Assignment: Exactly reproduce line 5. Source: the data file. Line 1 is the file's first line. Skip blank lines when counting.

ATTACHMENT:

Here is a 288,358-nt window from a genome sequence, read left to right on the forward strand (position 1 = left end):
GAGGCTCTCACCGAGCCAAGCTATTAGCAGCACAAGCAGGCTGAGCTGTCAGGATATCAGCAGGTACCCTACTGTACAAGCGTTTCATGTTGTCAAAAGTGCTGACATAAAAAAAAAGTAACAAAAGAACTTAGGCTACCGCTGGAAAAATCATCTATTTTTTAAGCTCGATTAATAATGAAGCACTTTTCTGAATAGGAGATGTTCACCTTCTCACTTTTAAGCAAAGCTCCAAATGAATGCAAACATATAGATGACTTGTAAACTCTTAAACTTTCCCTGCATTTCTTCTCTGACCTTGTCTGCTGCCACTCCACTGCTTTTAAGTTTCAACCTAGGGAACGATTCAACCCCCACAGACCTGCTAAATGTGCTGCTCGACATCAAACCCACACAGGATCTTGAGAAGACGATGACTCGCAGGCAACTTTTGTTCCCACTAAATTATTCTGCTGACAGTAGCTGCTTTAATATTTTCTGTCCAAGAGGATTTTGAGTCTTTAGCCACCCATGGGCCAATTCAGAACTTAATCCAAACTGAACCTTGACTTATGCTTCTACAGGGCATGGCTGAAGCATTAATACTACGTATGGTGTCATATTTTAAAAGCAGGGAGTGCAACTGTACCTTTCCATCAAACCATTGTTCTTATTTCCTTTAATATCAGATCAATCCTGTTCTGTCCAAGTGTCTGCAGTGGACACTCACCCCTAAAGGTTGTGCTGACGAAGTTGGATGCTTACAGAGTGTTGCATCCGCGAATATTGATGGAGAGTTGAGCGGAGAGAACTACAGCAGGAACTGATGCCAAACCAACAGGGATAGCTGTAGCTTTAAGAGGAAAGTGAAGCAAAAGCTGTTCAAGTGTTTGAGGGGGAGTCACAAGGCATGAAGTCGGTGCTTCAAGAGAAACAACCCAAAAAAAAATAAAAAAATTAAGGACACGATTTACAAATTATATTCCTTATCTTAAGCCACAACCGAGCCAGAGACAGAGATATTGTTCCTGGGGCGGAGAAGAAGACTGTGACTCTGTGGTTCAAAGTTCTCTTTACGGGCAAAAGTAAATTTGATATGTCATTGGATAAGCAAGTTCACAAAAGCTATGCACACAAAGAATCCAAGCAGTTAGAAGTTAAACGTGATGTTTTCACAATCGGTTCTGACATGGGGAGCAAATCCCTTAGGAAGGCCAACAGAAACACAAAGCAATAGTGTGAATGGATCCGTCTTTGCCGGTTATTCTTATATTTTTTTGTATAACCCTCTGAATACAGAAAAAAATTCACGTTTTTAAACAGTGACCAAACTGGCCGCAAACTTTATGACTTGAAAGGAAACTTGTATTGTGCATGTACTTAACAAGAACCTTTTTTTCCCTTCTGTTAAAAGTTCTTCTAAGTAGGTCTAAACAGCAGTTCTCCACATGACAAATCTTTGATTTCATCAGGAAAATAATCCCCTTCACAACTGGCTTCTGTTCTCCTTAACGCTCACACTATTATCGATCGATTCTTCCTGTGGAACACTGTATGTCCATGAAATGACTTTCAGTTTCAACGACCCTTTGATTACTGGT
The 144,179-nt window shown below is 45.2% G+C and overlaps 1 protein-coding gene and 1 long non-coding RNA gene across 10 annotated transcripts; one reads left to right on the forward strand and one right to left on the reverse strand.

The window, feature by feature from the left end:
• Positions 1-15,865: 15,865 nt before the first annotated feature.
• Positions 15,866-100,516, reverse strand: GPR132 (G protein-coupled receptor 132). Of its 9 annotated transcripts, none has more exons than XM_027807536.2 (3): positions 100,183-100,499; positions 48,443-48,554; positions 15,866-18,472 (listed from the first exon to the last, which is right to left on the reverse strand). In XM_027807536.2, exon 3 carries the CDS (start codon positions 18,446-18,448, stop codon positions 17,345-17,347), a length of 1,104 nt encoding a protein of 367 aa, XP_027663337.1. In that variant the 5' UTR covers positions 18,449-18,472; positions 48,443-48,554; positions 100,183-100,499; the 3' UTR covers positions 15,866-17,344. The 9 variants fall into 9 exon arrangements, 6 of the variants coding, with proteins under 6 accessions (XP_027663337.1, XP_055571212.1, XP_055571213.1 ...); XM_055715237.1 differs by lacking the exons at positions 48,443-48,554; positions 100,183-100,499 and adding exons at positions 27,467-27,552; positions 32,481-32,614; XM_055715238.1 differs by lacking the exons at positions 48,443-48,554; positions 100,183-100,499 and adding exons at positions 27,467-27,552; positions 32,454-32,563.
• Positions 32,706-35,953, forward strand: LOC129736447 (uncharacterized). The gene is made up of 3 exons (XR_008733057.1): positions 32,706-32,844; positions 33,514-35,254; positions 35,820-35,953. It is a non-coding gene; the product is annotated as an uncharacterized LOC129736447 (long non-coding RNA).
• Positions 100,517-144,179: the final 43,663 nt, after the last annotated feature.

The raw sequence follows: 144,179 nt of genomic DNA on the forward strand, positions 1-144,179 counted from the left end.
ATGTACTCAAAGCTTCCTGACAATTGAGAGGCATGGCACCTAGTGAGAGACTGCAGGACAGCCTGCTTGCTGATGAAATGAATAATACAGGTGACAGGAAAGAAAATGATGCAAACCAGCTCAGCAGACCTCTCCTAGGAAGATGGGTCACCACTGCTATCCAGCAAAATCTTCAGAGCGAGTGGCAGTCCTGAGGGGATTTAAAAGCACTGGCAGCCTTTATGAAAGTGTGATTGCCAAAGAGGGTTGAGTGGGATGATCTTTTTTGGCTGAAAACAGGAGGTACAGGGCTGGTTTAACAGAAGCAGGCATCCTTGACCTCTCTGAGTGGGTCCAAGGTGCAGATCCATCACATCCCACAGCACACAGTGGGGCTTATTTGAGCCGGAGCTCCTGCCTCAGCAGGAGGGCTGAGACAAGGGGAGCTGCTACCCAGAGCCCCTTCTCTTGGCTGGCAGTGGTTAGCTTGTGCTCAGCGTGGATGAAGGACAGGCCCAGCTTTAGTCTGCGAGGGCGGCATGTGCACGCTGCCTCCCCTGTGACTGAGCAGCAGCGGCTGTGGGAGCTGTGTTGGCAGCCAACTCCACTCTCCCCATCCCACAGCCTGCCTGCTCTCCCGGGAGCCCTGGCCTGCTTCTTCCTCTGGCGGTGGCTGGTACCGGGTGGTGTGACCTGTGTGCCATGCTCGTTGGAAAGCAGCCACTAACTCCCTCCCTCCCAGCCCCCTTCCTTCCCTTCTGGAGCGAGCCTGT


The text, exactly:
• Positions 1-15,865: 15,865 nt before the first annotated feature.